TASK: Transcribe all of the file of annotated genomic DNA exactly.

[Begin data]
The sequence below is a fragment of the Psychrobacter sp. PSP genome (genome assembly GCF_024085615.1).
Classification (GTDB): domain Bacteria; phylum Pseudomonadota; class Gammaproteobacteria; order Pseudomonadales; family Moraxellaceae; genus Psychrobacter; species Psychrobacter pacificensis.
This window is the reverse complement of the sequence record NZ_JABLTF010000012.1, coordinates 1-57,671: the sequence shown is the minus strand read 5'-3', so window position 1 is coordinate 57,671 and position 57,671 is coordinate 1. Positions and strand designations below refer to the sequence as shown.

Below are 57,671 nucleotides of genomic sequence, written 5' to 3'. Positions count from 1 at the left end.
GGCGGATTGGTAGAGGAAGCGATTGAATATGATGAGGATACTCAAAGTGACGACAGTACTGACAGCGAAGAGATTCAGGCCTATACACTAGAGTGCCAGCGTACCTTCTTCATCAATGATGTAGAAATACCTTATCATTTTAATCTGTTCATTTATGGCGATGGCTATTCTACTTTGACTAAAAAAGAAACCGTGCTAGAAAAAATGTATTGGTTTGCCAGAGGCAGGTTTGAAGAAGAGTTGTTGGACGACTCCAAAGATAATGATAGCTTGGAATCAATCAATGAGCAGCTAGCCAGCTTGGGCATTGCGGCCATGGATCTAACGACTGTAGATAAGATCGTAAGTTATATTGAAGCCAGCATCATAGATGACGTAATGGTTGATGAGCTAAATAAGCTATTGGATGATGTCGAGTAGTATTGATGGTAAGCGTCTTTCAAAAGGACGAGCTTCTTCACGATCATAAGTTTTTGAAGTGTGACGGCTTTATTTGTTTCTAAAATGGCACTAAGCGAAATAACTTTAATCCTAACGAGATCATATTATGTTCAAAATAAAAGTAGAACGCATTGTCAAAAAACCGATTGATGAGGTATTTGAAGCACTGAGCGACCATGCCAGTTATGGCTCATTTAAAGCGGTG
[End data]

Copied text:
The sequence below is a fragment of the Psychrobacter sp. PSP genome (genome assembly GCF_024085615.1).
Classification (GTDB): domain Bacteria; phylum Pseudomonadota; class Gammaproteobacteria; order Pseudomonadales; family Moraxellaceae; genus Psychrobacter; species Psychrobacter pacificensis.
This window is the reverse complement of the sequence record NZ_JABLTF010000012.1, coordinates 1-57,671: the sequence shown is the minus strand read 5'-3', so window position 1 is coordinate 57,671 and position 57,671 is coordinate 1. Positions and strand designations below refer to the sequence as shown.

Below are 57,671 nucleotides of genomic sequence, written 5' to 3'. Positions count from 1 at the left end.
GGCGGATTGGTAGAGGAAGCGATTGAATATGATGAGGATACTCAAAGTGACGACAGTACTGACAGCGAAGAGATTCAGGCCTATACACTAGAGTGCCAGCGTACCTTCTTCATCAATGATGTAGAAATACCTTATCATTTTAATCTGTTCATTTATGGCGATGGCTATTCTACTTTGACTAAAAAAGAAACCGTGCTAGAAAAAATGTATTGGTTTGCCAGAGGCAGGTTTGAAGAAGAGTTGTTGGACGACTCCAAAGATAATGATAGCTTGGAATCAATCAATGAGCAGCTAGCCAGCTTGGGCATTGCGGCCATGGATCTAACGACTGTAGATAAGATCGTAAGTTATATTGAAGCCAGCATCATAGATGACGTAATGGTTGATGAGCTAAATAAGCTATTGGATGATGTCGAGTAGTATTGATGGTAAGCGTCTTTCAAAAGGACGAGCTTCTTCACGATCATAAGTTTTTGAAGTGTGACGGCTTTATTTGTTTCTAAAATGGCACTAAGCGAAATAACTTTAATCCTAACGAGATCATATTATGTTCAAAATAAAAGTAGAACGCATTGTCAAAAAACCGATTGATGAGGTATTTGAAGCACTGAGCGACCATGCCAGTTATGGCTCATTTAAAGCGGTG